3M Co.’s $550 million takeover of Avery Dennison Corp.’s office-products unit will face a lawsuit by the U.S. Justice Department if the companies don’t abandon the transaction, said a person with knowledge of the process.
The agency could move to block the deal as soon as the end of this week, said two people, who asked not to be named as the matter is confidential. The deal would combine the two largest label makers in the world, according to Deane Dray, an analyst at Citigroup Inc. in New York.
3M, which announced the acquisition more than eight months ago, had planned to complete the purchase in the second half of this year. Charles Miller, a Justice Department spokesman, declined to comment on whether the agency is planning to file a lawsuit seeking to block the deal. Donna Fleming Runyon, a spokeswoman for 3M, and David Frail, a spokesman for Avery Dennison, didn’t immediately respond to requests for comment.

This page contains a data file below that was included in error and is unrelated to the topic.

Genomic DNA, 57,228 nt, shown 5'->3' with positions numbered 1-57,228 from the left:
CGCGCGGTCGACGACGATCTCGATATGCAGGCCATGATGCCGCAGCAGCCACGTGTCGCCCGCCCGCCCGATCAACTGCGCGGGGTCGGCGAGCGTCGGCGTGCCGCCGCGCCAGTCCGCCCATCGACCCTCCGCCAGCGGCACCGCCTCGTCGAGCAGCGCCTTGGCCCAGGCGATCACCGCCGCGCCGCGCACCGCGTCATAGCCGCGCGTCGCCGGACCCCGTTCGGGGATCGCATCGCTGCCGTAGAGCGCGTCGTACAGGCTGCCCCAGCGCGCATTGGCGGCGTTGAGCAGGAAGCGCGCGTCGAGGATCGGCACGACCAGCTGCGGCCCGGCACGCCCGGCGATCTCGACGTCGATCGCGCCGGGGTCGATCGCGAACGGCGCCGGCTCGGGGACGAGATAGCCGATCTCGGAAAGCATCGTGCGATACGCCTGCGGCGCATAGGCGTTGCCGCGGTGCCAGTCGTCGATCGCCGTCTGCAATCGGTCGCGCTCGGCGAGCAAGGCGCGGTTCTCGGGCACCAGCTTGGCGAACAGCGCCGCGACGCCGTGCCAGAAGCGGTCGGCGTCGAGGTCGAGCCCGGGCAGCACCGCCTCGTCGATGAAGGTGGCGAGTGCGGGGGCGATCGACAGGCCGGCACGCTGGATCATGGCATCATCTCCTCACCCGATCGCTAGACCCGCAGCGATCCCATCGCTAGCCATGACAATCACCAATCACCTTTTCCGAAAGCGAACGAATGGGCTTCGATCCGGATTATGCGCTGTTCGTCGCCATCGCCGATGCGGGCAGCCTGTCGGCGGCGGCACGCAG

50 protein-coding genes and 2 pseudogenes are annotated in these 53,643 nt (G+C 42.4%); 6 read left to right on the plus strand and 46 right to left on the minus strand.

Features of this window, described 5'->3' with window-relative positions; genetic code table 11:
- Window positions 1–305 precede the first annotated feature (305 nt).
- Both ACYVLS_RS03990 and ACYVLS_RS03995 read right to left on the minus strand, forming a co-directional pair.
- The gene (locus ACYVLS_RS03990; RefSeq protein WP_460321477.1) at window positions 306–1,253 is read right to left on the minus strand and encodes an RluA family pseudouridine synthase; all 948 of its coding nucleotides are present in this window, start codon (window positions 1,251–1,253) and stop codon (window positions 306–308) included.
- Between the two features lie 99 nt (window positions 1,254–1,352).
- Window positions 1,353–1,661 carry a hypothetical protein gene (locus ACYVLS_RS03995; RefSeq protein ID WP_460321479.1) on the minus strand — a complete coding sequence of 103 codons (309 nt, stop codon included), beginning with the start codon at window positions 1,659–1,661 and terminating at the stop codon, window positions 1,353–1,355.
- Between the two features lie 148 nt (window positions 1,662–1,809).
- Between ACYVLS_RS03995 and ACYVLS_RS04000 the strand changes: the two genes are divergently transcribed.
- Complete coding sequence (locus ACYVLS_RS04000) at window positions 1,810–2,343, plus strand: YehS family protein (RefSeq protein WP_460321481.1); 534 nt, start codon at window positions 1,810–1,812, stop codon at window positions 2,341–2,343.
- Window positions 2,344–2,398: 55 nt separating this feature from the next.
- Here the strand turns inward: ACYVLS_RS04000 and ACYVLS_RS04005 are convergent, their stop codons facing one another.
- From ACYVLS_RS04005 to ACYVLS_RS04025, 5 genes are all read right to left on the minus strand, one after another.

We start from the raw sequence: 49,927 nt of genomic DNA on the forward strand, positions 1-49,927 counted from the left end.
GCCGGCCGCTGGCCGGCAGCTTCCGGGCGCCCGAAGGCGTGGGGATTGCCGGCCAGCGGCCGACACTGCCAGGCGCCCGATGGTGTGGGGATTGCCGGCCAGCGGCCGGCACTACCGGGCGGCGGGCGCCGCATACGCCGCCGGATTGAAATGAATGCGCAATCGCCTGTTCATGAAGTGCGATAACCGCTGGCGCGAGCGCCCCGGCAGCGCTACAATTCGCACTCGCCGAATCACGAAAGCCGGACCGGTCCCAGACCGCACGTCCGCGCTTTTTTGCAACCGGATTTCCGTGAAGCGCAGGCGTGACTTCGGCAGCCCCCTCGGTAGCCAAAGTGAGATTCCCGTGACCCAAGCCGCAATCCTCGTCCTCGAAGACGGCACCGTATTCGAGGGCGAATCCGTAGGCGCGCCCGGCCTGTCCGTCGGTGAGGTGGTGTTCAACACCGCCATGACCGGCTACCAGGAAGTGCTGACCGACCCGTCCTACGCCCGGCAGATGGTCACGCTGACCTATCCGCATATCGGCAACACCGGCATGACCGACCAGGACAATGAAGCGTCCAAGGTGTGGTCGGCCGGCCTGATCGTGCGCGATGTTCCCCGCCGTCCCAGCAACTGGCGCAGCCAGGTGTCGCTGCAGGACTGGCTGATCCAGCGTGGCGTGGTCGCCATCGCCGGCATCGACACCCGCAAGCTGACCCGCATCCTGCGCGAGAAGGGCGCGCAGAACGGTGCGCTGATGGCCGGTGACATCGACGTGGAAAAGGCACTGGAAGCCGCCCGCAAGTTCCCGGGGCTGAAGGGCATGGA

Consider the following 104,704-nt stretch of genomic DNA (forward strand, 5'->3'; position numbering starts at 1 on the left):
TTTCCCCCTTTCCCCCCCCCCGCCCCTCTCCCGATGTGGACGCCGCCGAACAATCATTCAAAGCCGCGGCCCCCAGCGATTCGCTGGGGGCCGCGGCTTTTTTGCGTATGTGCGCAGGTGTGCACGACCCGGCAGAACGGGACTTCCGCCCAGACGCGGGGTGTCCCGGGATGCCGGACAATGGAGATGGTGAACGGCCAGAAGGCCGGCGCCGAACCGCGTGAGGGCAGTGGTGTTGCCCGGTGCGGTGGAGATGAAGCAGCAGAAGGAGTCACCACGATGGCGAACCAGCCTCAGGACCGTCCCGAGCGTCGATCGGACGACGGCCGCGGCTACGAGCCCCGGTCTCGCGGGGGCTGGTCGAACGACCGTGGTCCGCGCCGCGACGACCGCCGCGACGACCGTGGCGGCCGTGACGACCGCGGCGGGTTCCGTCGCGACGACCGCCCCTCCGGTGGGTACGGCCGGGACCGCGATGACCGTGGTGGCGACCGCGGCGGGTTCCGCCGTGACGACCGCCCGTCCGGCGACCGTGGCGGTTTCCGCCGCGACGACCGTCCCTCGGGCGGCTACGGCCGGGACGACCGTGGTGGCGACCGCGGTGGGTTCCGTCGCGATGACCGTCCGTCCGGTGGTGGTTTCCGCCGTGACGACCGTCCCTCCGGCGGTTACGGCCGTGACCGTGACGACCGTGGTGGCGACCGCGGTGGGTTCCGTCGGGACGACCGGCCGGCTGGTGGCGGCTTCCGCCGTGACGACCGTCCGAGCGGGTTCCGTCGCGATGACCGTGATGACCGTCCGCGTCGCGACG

“Obviously they had overlap, I would’ve thought that they would’ve thought that through on both sides more fully,” said Ghansham Panjabi, a Roseland, New Jersey-based analyst at Robert W. Baird & Co. Avery probably will bring the business “back into continuing operations and evaluate it some other time,” rather than seek another buyer right away, he said.
Avery Dennison fell 5.2 percent to $29.60 at the close of New York trading after earlier sinking as much as 7.4 percent. 3M declined 1 percent to $91.68.
The transaction would be 3M’s biggest since the company paid $662.4 million to buy fingerprint-identification systems maker Cogent Inc. in 2010. Buying the division would allow 3M to add products such as Marks-A-Lot pens to a lineup of office goods that includes Post-it Notes and Scotch tape.
3M became the biggest global player in the label market after Avery Dennison when it completed the 2010 purchase of a majority stake in Japanese label maker A-One’s consumer and office label business, according to Citigroup’s Dray. A-One is the top office and consumer label brand in Asia, he said.